Cases violating ICCPR art 15(1) (potential) (2)

Note that committees can record actual or potential violations.

No one shall be held guilty of any criminal offence on account of any act or omission which did not constitute a criminal offence, under national or international law, at the time when it was committed. Nor shall a heavier penalty be imposed than the one that was applicable at the time when the criminal offence was committed. If, subsequent to the commission of the offence, provision is made by law for the imposition of the lighter penalty, the offender shall benefit thereby.

ICCPR art 15(1)

Fardon v Australia (HRC, 2010)

Remedy's assessment: Remedied

Robert Fardon was held in ‘preventive detention’ beyond the completion of a 14-year prison term for sexual offences. Queensland’s Dangerous Prisoners (Sexual Offenders) Act 2003 allows prisoners deemed a threat to the community to be gaoled indefinitely. The HRC found Mr Fardon’s continued imprisonment without a new conviction to be arbitrary, retroactive and a violation of his fair-trial rights. It constituted a breach of the prohibition on imposing ‘a heavier penalty … than the one that was applicable at the time when the criminal offence was committed’. Further, the civil proceedings by which Mr Fardon’s continuing imprisonment was reviewed did not meet due process guarantees. An appropriate remedy would include ending his preventive detention, which occurred in 2013.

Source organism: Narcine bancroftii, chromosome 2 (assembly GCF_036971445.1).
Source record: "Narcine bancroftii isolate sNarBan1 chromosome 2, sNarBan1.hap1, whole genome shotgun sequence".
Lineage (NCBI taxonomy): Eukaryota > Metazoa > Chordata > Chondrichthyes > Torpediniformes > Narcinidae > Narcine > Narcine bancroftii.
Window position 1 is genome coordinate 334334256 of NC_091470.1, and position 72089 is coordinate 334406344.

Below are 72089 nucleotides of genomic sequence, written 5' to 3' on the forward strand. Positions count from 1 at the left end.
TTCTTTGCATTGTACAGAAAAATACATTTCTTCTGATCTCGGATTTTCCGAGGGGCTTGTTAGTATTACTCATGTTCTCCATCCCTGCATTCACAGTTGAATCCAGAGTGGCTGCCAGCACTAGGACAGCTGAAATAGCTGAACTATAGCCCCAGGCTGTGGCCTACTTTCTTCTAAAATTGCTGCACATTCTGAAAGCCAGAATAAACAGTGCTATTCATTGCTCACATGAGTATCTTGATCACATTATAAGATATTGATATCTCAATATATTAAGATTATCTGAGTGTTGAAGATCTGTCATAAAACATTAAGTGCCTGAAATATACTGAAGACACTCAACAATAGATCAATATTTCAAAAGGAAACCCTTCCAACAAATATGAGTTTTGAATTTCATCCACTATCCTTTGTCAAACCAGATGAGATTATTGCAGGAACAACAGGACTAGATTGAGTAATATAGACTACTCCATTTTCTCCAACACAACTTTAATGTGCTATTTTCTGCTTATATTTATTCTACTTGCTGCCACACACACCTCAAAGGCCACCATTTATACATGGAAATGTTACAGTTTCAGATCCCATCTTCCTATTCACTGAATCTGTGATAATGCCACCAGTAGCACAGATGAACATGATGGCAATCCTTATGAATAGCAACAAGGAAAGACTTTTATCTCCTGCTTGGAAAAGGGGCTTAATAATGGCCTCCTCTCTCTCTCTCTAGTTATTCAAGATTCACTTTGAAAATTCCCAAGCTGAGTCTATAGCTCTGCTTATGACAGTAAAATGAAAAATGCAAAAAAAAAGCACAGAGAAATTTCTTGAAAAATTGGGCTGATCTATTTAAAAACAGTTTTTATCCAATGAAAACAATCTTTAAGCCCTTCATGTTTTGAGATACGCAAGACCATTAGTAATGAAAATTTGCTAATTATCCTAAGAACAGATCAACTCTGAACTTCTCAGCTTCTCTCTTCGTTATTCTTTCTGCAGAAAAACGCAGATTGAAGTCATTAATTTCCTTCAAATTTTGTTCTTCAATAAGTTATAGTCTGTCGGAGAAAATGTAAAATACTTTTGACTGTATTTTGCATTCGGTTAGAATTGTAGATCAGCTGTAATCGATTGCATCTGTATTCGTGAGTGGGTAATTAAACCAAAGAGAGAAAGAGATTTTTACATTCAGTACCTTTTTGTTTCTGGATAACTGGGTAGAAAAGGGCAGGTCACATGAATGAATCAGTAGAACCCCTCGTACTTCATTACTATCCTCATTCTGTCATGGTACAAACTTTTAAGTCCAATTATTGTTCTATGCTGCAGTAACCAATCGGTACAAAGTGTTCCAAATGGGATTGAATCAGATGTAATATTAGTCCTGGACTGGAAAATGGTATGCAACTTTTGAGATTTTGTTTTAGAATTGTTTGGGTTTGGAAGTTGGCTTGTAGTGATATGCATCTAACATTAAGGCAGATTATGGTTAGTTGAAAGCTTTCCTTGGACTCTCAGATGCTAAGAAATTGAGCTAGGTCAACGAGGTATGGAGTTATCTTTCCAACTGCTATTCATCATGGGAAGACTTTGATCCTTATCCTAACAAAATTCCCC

Read more on Fardon v Australia.

Tillman v Australia (HRC, 2010)

Remedy's assessment: Remedied

At the conclusion of Mr Tillman’s 10-year sentence for sex offences, the NSW Attorney-General used new legislative powers to keep him, presumed a continuing threat to the community, in ‘preventive detention’ a further year under conditions identical to his imprisonment. The HRC found Mr Tillman had suffered arbitrary detention, penal in character, yet ordered by civil proceedings lacking due process, under legislation retroactively applied, without a fresh trial. It suggested he should be released from prison, which had already occurred.

Read more on Tillman v Australia.